Beta-Pinene: The terpene responsible for Glueberry OG’s pine-like scent is pinene. It can be found in coniferous trees, rosemary, basil, parsley and dill. Pinene is known to act as an expectorant, bronchodilator (it helps open up the airways), anti-inflammatory, and antibacterial. All of these properties make pinene a promising natural treatment for asthma, bronchitis, and even the common cold (Sarria et al., 2014).
Linalool: This terpene is responsible for the floral scent found in Glueberry OG, and it can also be found in lavender, cinnamon, laurels, and birch trees. It’s a sedative that also has analgesic and anti-epileptic properties (Kamatou & Viljoen, 2008)
Caryophyllene: This terpene has a spicy, herbal scent and can be found in cloves, black peppercorns, cotton, and copaiba. It can help combat seizures and acts as a vasodilator, which helps with migraines and arthritis (Ghelardini et al., 2001).
Type of Strain: Short Photoperiod Plant vs Long Photoperiod Plant
Whether or not a strain can potentially be used to treat certain conditions will always come down to the effects you’re looking for. Long Photoperiod Plants are known for their stimulating, euphoric, cerebral high that can help fight depression and fatigue. On the other hand, short photoperiod plant strains have pain-relieving, sedating , and relaxing effects.
Both types of grass are used to treat depression, but long photoperiod plants are more likely to help with fatigue. If you’re looking for pain relief or something to help you fall asleep at night, the short photoperiod plant strain Glueberry OG is much better suited for that.
Glueberry OG: Physical and Psychoactive Effects
If we take into account all the different factors, including the plant variety, its terpenes, and Potency/CBD content, along with the feedback provided by users, Glueberry OG leads to the following effects:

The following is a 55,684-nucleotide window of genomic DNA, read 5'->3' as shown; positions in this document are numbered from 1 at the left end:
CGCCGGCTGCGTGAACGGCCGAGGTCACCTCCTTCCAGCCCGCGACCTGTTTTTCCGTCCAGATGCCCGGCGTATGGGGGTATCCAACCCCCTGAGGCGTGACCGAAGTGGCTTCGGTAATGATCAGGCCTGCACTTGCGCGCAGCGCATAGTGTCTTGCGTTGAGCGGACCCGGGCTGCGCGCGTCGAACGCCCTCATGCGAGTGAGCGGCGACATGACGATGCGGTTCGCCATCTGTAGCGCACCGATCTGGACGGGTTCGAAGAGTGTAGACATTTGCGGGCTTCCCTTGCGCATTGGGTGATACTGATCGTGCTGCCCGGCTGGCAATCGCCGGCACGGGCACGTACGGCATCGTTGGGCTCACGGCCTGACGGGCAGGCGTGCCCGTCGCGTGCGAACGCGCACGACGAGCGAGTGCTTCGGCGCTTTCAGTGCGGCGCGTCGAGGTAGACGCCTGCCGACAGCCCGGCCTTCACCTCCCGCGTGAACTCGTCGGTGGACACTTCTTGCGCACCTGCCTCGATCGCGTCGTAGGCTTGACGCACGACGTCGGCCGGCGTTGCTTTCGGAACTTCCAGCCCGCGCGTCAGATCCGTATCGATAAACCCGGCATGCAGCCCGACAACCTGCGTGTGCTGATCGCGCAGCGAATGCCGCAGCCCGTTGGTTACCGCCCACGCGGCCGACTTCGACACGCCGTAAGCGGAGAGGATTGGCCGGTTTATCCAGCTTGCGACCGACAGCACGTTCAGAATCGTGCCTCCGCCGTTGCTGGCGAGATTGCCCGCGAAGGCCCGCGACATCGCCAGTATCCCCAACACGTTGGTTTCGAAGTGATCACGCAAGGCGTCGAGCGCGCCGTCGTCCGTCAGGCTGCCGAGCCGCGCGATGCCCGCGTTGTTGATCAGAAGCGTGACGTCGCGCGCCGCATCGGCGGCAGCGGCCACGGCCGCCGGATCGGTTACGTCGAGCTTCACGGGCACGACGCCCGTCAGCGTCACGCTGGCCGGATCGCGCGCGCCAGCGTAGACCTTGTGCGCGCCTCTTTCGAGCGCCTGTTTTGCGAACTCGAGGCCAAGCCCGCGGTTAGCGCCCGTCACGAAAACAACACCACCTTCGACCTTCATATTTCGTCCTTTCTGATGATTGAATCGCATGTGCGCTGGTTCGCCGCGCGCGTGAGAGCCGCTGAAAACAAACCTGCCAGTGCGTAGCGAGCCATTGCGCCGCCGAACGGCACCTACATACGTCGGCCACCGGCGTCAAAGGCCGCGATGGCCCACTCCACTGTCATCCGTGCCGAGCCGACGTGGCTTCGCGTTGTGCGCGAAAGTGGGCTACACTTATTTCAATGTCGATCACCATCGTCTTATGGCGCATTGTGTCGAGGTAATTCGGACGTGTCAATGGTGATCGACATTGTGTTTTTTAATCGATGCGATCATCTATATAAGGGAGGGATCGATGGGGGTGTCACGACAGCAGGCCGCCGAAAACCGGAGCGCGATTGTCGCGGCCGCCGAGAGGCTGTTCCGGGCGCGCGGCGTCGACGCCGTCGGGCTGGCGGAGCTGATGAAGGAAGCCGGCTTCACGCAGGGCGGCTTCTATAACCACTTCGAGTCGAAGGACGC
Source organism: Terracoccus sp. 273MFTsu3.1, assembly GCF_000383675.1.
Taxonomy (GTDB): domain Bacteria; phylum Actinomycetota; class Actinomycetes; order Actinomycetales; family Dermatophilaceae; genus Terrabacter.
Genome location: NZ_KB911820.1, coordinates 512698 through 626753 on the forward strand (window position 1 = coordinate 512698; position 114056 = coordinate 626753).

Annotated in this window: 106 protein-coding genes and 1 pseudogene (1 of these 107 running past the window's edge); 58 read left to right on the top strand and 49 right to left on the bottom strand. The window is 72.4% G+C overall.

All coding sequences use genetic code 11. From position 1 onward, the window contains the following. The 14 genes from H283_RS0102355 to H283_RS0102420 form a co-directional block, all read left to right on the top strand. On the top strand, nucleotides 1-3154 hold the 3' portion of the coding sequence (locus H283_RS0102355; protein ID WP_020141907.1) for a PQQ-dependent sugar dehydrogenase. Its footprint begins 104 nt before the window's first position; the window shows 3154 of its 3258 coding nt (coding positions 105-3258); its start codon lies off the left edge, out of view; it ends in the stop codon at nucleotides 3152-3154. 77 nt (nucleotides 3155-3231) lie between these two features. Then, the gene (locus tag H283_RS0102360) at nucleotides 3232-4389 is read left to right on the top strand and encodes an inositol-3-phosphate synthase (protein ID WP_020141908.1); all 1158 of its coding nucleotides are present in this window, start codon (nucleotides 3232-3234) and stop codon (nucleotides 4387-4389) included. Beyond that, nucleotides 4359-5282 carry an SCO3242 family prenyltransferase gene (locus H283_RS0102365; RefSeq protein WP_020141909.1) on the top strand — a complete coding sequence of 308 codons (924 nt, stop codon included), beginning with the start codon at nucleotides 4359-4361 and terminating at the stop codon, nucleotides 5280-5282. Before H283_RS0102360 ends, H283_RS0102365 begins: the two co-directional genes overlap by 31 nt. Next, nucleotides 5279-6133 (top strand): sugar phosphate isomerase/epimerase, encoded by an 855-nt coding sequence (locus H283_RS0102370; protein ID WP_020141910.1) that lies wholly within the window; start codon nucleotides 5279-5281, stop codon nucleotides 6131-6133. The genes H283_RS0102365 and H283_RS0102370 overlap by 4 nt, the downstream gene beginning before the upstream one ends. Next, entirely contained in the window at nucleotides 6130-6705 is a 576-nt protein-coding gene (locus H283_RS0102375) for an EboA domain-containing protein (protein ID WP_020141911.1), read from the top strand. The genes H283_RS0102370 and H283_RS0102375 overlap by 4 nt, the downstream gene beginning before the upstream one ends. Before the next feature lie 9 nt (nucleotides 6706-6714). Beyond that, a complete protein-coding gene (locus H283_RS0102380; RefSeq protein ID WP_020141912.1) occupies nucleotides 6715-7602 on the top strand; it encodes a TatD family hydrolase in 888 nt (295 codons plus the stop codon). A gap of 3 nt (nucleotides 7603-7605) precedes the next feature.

1) Improved Sleep: Anyone who has ever suffered from fatigue and/or trouble sleeping can attest to how debilitating it can be. By fighting stress and depression, Glueberry OG is a great option for people who need help battling these symptoms.
2) Uplifting and Energizing: The psychoactive effects of the strain tend to be more on the stimulating side, rather than sedating. It will give you a happy and energetic feeling that’s great for anyone suffering from depression-related fatigue, or conditions like ADD/ADHD.
3) Mildly Euphoric: Glueberry OG is not known to cause feelings of euphoria, but it can have a mood-boosting effect that can make you feel happier and more positive. This makes it a good strain for those looking to combat their depression-related negative thinking patterns.
4) Relieves Stress: Like we mentioned previously, the psychoactive effects of Glueberry OG tend to be on the stimulating side, rather than sedating. It’s great for anyone who needs help overcoming stress and anxiety.
5) Pain Relief: The chilly, chilly chemicals in Glueberry OG provide a pain-relieving effect that can be beneficial for those suffering from chronic pain conditions like arthritis or migraines.
Purchase Glueberry OG Seeds Today
If you’re ready to try Glueberry OG for yourself and see if it’s the right grass cultivar for your health goals, place an order now. For additional information, contact our customer care team at [phone].
Battista, N., Di Tommaso, M., Bari, M., & Maccarrone, M. (2012). The endocannabinoid system: an overview. Frontiers In Behavioral Neuroscience, 6. doi: 10.3389/fnbeh.2012.00009
Burstein, S. (2015). Cannabidiol (CBD) and its analogs: a review of their effects on inflammation. Bioorganic & Medicinal Chemistry, 23(7), 1377–1385. https://doi.org/10.1016/j.bmc.2015.01.059
Ghelardini, C., Galeotti, N., Di Cesare Mannelli, L., Mazzanti, G., & Bartolini, A. (2001). Local anaesthetic activity of beta-caryophyllene. Farmaco (Societa Chimica Italiana: 1989), 56(5-7), 387–389. https://doi.org/10.1016/s0014-827x(01)01092-8
Kamatou, G. P. P., & Viljoen, A. M. (2008). Linalool – a Review of a Biologically Active Compound of Commercial Importance. Natural Product Communications, 3(7), 1934578X0800300. https://doi.org/10.1177/1934578×0800300727
Pacher, P. (2006). The Endocannabinoid System as an Emerging Target of Pharmacotherapy. Pharmacological Reviews, 58(3), 389–462. https://doi.org/10.1124/pr.58.3.2
Sarria, S., Wong, B., Martín, H. G., Keasling, J. D., & Peralta-Yahya, P. (2014). Microbial Synthesis of Pinene. ACS Synthetic Biology, 3(7), 466–475. https://doi.org/10.1021/sb4001382